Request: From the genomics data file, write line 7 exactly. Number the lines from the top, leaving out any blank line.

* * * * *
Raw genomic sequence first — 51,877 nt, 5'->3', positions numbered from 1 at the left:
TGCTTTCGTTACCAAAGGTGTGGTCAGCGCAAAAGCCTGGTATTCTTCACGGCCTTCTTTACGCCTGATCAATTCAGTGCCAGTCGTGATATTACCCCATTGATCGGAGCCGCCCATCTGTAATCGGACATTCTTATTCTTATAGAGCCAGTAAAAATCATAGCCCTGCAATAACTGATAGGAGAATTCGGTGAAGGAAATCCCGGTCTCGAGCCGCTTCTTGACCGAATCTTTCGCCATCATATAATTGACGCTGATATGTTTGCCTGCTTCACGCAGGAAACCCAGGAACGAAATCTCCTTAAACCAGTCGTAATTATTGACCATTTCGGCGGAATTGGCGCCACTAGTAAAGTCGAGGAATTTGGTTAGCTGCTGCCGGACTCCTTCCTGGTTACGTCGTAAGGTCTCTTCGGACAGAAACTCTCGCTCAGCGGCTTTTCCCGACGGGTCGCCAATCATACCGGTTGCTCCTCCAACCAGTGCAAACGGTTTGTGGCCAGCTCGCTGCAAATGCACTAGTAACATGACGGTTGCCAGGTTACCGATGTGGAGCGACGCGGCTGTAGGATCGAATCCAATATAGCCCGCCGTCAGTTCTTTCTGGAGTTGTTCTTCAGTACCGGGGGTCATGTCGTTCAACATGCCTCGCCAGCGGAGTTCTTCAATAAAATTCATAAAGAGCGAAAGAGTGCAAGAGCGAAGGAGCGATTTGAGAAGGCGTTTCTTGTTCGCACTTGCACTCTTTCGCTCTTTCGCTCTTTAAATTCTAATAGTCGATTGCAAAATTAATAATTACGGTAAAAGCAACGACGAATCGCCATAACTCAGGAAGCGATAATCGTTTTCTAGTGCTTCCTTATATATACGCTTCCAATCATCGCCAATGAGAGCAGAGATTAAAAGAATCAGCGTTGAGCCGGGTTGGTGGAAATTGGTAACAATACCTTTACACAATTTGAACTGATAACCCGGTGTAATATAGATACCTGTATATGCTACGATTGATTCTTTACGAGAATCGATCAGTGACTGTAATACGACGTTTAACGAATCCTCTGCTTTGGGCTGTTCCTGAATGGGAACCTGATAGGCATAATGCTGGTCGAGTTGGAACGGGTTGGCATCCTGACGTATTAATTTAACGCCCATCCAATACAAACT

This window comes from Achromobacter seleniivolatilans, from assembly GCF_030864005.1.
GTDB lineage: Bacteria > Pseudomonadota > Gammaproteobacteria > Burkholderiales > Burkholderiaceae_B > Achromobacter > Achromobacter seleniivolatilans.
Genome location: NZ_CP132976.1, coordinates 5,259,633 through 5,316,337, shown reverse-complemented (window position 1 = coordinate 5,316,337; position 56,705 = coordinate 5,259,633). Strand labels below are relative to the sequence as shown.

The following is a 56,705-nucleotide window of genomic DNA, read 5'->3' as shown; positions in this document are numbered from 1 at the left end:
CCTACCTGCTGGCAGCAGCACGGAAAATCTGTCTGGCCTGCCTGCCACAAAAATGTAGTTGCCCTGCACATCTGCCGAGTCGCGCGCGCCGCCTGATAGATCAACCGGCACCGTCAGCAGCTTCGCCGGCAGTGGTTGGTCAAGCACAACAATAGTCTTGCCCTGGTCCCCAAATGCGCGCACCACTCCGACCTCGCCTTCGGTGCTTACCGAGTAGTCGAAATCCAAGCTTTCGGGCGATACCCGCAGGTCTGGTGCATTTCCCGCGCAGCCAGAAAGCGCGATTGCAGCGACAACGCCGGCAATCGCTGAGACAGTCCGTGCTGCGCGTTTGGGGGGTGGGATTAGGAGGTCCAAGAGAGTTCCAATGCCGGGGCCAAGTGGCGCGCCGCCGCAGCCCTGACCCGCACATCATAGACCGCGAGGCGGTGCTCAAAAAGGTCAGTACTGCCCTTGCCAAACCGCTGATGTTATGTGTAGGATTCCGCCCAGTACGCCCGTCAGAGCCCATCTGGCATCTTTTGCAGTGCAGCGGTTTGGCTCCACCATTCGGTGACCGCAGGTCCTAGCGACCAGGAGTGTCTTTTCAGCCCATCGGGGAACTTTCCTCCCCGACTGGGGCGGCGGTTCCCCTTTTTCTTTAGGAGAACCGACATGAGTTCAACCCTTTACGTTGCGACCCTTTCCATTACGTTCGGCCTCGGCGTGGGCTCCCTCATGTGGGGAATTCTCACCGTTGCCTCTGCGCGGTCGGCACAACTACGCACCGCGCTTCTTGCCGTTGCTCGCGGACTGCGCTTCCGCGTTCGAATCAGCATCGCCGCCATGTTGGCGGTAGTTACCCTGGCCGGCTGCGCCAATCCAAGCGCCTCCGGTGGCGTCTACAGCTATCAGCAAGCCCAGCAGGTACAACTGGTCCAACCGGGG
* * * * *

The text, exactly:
CCTACCTGCTGGCAGCAGCACGGAAAATCTGTCTGGCCTGCCTGCCACAAAAATGTAGTTGCCCTGCACATCTGCCGAGTCGCGCGCGCCGCCTGATAGATCAACCGGCACCGTCAGCAGCTTCGCCGGCAGTGGTTGGTCAAGCACAACAATAGTCTTGCCCTGGTCCCCAAATGCGCGCACCACTCCGACCTCGCCTTCGGTGCTTACCGAGTAGTCGAAATCCAAGCTTTCGGGCGATACCCGCAGGTCTGGTGCATTTCCCGCGCAGCCAGAAAGCGCGATTGCAGCGACAACGCCGGCAATCGCTGAGACAGTCCGTGCTGCGCGTTTGGGGGGTGGGATTAGGAGGTCCAAGAGAGTTCCAATGCCGGGGCCAAGTGGCGCGCCGCCGCAGCCCTGACCCGCACATCATAGACCGCGAGGCGGTGCTCAAAAAGGTCAGTACTGCCCTTGCCAAACCGCTGATGTTATGTGTAGGATTCCGCCCAGTACGCCCGTCAGAGCCCATCTGGCATCTTTTGCAGTGCAGCGGTTTGGCTCCACCATTCGGTGACCGCAGGTCCTAGCGACCAGGAGTGTCTTTTCAGCCCATCGGGGAACTTTCCTCCCCGACTGGGGCGGCGGTTCCCCTTTTTCTTTAGGAGAACCGACATGAGTTCAACCCTTTACGTTGCGACCCTTTCCATTACGTTCGGCCTCGGCGTGGGCTCCCTCATGTGGGGAATTCTCACCGTTGCCTCTGCGCGGTCGGCACAACTACGCACCGCGCTTCTTGCCGTTGCTCGCGGACTGCGCTTCCGCGTTCGAATCAGCATCGCCGCCATGTTGGCGGTAGTTACCCTGGCCGGCTGCGCCAATCCAAGCGCCTCCGGTGGCGTCTACAGCTATCAGCAAGCCCAGCAGGTACAACTGGTCCAACCGGGG